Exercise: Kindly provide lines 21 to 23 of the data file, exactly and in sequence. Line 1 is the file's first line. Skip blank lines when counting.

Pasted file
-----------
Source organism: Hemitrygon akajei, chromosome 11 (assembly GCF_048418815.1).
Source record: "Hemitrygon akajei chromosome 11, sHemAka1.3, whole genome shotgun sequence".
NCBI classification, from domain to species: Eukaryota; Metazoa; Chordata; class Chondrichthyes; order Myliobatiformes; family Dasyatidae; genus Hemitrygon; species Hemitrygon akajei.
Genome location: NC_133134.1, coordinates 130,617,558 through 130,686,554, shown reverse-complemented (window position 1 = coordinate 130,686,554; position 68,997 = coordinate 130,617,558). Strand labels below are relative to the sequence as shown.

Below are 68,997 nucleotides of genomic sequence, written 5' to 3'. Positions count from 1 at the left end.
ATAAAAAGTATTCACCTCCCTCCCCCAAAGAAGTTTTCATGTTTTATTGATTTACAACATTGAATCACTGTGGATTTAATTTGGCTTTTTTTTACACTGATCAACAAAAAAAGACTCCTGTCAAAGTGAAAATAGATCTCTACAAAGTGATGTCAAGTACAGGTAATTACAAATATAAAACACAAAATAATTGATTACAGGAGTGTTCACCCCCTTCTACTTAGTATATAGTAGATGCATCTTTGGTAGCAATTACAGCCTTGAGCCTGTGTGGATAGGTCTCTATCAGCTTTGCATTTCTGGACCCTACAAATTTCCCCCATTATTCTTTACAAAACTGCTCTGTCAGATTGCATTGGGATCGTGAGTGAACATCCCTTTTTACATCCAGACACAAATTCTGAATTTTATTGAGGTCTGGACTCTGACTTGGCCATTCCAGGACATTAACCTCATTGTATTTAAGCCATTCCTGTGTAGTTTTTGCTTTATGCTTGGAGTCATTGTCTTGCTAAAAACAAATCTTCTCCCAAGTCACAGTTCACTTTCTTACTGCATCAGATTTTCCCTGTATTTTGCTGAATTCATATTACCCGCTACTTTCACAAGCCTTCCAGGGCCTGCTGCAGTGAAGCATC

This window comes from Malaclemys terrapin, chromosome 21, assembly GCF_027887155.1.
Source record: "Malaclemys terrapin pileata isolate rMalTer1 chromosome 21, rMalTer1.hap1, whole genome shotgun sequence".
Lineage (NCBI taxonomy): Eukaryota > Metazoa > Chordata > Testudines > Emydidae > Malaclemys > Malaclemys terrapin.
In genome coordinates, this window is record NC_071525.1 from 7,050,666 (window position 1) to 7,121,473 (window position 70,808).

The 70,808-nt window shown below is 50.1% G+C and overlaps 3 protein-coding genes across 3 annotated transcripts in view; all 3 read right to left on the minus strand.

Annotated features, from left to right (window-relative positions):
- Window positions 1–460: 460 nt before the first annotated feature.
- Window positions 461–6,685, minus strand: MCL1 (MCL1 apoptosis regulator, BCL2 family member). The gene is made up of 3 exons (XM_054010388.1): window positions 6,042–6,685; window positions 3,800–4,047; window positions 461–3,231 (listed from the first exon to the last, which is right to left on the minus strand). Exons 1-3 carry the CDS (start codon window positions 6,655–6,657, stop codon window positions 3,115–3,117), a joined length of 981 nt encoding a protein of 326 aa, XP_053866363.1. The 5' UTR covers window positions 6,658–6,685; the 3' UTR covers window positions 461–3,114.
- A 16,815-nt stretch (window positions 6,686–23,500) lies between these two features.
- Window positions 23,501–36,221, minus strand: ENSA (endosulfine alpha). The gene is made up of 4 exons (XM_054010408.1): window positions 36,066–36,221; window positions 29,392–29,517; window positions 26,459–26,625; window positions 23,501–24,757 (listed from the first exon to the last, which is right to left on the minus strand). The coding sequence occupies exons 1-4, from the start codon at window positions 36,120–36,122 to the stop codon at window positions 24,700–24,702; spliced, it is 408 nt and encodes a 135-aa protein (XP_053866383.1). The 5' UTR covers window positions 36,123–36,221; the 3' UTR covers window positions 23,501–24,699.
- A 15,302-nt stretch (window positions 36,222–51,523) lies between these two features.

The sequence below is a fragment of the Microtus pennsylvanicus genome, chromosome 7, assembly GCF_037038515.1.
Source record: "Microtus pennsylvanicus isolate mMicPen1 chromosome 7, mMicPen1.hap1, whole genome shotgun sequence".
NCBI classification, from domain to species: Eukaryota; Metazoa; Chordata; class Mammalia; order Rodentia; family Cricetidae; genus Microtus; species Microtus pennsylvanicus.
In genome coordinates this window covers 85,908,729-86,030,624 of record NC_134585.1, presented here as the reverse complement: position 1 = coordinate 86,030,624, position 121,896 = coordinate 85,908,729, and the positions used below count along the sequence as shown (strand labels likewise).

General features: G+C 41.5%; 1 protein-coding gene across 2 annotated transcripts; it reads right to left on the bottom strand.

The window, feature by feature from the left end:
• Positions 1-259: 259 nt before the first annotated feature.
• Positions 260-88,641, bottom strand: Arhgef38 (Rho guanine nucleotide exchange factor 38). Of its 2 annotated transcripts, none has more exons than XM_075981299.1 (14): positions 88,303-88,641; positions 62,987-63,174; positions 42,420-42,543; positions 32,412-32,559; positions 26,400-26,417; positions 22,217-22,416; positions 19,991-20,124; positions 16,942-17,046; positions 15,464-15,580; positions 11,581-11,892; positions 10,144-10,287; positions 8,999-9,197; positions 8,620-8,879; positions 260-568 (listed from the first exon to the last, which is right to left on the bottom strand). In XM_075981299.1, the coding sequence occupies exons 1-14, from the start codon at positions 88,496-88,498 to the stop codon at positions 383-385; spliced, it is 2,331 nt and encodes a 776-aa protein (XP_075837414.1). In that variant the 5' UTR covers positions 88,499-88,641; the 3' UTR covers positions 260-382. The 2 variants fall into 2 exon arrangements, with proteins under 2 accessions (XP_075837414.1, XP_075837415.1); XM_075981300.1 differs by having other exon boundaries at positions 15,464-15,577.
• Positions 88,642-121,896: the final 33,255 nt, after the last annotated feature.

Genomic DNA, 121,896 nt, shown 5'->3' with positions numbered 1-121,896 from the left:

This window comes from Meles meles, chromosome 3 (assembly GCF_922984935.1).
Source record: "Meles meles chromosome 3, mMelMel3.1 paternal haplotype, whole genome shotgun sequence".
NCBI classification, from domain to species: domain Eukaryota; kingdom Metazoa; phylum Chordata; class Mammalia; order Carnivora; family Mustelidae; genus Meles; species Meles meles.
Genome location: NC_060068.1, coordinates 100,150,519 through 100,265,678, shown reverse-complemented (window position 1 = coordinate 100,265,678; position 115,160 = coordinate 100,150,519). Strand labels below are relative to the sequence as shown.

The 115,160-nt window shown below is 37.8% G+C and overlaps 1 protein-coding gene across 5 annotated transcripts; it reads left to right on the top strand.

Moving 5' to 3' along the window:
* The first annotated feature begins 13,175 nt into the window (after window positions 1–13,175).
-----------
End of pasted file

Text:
In genome coordinates this window covers 85,908,729-86,030,624 of record NC_134585.1, presented here as the reverse complement: position 1 = coordinate 86,030,624, position 121,896 = coordinate 85,908,729, and the positions used below count along the sequence as shown (strand labels likewise).

General features: G+C 41.5%; 1 protein-coding gene across 2 annotated transcripts; it reads right to left on the bottom strand.

The window, feature by feature from the left end: